Customers often approach us seeking an affordable alternative to hardwood floors or ceramic and stone tiles. Usually, they are looking for a no-fuss product that is easy to maintain, will not take long to install, and won’t leave their wallet empty. Popular go-to solutions are vinyl and wood laminate flooring. Of course, there is much speculation around which of the two options is better. In the debate between vinyl vs laminate flooring, it is not uncommon for people to bring up the pros and the cons of both. Advantages and disadvantages do not matter, however, if one ignores one’s own home, where the floor solution is required, and what kind of lifestyle one leads. For that reason, we aim to help our customers decide based on their specific set of circumstances in order to choose an option in the vinyl vs laminate discourse that will best work for them.
While an untrained eye might not be able to spot the difference between the two, vinyl and laminate flooring are composed of entirely different materials. Laminate floors are mostly made from wood by-products called “composite wood”. Layers of this composite wood, or fibreboards, are laminated together and topped off with a photographic print that resembles real wood or stone, which is then sealed under a durable resin layer.
Luxury vinyl tiles or planks (also called LVT or LVP) are made from polyvinyl chloride (PVC) with a surface finish of urethane. Essentially, this is a kind of plastic, but they can accurately emulate the look and feel of stone and wood flooring.
Both options are a designer’s dream as they offer an unmatched range of products. You can choose between various shades, patterns, and even textures, which makes the customisation of your floors much easier. Laminate floors allow for embossing which looks three-dimensional and adds a lot to the aesthetic. Choosing a higher-end luxury vinyl plank with a thicker core also allows for deep embossing and realistic textures. In terms of realism alone, there is no clear winner in the vinyl vs laminate flooring debate, but laminate might be slightly closer to the real texture of stone or wood.
Another point often brought up in the discussion of vinyl vs laminate flooring is the level of water resistance both offer. Across the board, wood and moisture do not mix well. This is because wood is absorbent and will swell (and even buckle or warp) when exposed to moisture. Because laminate planks contain fibreboards of composite wood on the inside, they generally do not tolerate water well. Wood laminates that have been properly installed, however, can be watertight as long as liquid is not left to pool on the surface where moisture can seep in between the seams.
Some forms of vinyl flooring with a felt backing might not be 100% waterproof either, so find out about options that are made from 100% polymer and will withstand contact with moisture. When considering vinyl vs laminate flooring, luxury vinyl planks are completely waterproof, while laminate floors are best installed in low-moisture areas without too much humidity.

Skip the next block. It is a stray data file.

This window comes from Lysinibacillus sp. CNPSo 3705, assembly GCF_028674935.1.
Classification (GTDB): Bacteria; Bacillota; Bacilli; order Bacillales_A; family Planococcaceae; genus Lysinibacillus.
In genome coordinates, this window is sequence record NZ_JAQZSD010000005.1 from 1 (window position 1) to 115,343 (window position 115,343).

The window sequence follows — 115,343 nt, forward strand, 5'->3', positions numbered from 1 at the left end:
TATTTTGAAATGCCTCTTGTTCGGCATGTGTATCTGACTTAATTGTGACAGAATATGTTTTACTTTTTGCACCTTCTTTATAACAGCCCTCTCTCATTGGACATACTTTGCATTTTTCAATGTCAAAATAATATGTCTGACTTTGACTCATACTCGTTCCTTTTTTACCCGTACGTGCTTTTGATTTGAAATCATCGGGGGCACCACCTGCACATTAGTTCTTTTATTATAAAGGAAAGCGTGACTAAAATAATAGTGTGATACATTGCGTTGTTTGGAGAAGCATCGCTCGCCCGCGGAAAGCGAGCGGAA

If you have a home with pets and younger children, you will need to carefully consider the types of floor solutions you implement, and where they will be installed. For homes with house-trained pets and older children, wood laminates are a suitable option. They are superb for high-traffic areas and are scratch-resistant. Animals who are not housetrained, however, may leave messes that damage laminates. Liquid spills that are not quickly cleaned up are also not suited to wood laminates. While very heavy objects can dent vinyl flooring, this kind of solution is also scratch-resistant and exceptionally durable, and fairs well when exposed to moisture accidentally.
Both options are easy to clean and maintain and can be swept or vacuumed as needed. Laminate flooring is best cleaned with a dry or slightly damp mop, while vinyl floors can be wet-mopped and scrubbed with mild cleaning products when this is required. No special products or chemicals are needed for the cleaning of either.
When looking at vinyl vs laminate flooring, there are a lot of similarities that make both options a stellar choice for most homes. Both are simple to install, and the process does not take too much time – especially when professional help is available. Laminate flooring is sometimes considered the cheaper option between the two, but both fall into a similar bracket depending upon the brand and style of product for which you opt. Both are still generally more affordable than hardwood flooring or stone tiles. You’ll find that both categories also have a similar lifespan, but this, too, comes down to the brand and option you select.
In the end, finding the right option for your home depends upon your lifestyle, aesthetic preferences, where you live (in terms of humidity), and the room in which you require new floors. We at Top Carpets and Floors will not only advise you on the best solution, but we will assist you in having it professionally installed too. To find out more, get in touch with us today.
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